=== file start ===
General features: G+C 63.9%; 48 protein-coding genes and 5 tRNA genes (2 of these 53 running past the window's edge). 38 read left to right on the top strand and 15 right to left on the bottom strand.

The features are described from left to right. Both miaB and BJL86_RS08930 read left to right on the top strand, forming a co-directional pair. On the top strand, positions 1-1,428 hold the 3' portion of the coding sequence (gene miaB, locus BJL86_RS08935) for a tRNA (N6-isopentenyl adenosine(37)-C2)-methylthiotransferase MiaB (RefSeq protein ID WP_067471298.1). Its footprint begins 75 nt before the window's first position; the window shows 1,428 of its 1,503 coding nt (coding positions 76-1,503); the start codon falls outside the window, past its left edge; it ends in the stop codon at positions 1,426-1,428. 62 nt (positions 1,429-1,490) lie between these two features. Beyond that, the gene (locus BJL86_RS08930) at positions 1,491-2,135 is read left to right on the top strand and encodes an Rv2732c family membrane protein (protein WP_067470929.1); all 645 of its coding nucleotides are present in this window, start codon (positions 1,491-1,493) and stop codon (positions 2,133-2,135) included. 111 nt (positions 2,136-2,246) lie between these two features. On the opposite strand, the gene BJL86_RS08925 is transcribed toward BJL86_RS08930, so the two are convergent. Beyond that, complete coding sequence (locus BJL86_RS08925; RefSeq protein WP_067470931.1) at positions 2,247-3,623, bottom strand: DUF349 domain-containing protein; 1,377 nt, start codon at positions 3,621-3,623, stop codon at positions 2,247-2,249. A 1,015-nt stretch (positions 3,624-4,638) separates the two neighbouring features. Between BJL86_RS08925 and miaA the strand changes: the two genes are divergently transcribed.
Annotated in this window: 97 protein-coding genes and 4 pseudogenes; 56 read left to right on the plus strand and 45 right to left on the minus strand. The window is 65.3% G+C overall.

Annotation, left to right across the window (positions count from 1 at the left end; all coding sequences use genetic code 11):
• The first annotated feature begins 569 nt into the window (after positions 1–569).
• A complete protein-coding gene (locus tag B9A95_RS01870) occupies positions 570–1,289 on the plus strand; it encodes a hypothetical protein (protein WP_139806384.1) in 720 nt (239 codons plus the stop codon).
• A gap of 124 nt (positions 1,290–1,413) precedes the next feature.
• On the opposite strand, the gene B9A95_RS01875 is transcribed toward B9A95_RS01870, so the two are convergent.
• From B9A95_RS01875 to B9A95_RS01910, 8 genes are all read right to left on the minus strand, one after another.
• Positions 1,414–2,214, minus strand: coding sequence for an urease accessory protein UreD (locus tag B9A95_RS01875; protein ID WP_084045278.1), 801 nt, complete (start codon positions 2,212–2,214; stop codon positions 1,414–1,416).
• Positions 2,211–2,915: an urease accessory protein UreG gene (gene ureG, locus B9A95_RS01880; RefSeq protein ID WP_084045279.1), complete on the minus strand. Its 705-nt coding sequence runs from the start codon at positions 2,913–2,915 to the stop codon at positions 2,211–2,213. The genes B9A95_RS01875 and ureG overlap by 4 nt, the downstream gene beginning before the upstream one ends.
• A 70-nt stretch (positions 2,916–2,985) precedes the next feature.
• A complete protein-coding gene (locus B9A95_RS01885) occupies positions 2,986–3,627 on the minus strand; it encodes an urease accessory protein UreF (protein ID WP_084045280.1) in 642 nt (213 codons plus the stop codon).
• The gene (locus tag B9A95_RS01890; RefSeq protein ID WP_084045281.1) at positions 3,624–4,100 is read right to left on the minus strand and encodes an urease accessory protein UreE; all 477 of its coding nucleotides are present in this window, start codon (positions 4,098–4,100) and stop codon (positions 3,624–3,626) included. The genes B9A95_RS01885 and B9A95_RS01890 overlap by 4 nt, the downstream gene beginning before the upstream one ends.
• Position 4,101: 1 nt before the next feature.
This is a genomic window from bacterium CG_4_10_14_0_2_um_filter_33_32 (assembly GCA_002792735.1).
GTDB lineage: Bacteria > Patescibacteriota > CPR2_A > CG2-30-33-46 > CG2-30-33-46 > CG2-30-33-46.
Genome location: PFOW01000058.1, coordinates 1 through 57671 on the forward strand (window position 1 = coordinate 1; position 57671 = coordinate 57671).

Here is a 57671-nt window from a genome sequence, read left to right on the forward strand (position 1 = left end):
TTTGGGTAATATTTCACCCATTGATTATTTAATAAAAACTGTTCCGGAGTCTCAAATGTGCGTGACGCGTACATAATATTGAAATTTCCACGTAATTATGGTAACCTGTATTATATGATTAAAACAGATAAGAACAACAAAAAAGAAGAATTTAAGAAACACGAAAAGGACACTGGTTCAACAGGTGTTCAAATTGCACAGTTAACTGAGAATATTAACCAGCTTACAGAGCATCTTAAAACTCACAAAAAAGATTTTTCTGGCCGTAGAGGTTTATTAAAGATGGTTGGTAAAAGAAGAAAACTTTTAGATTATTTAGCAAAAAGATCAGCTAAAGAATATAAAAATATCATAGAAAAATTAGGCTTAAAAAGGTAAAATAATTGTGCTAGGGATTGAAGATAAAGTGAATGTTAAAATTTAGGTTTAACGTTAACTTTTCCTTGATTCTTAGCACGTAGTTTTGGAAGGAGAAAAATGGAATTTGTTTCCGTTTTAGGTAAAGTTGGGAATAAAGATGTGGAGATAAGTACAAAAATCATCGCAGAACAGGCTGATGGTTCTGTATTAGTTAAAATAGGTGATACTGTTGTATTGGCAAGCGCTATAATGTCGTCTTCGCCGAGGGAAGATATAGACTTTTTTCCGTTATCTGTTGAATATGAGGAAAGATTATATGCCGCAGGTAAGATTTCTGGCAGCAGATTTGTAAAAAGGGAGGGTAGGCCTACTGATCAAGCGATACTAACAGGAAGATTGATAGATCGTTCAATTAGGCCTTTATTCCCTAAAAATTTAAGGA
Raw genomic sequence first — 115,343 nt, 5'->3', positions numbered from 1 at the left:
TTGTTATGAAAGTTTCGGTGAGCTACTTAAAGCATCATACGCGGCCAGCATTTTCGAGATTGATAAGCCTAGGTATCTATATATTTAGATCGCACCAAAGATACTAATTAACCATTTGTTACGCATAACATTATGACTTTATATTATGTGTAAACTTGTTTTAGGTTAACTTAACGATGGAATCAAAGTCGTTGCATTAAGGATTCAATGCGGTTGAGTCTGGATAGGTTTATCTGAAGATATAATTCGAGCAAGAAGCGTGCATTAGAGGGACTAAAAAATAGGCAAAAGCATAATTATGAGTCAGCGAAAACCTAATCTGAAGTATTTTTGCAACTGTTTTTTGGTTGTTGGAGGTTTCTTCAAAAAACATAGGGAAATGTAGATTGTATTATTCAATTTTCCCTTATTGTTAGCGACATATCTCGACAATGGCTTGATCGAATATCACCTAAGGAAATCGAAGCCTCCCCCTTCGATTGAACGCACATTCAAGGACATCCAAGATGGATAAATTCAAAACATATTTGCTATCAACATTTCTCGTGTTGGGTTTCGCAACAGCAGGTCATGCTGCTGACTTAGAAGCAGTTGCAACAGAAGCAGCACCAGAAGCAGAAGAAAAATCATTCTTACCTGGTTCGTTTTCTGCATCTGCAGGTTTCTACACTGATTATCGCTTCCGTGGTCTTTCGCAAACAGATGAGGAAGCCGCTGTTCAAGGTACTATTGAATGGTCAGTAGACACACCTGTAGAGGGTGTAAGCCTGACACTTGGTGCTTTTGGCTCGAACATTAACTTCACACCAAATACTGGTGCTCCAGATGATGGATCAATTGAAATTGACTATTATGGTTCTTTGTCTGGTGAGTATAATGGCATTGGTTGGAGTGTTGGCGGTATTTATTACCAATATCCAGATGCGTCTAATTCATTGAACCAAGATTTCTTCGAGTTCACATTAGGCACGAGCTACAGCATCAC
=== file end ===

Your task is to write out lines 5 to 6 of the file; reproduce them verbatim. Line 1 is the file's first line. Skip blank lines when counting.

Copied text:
• The first annotated feature begins 569 nt into the window (after positions 1–569).
• A complete protein-coding gene (locus tag B9A95_RS01870) occupies positions 570–1,289 on the plus strand; it encodes a hypothetical protein (protein WP_139806384.1) in 720 nt (239 codons plus the stop codon).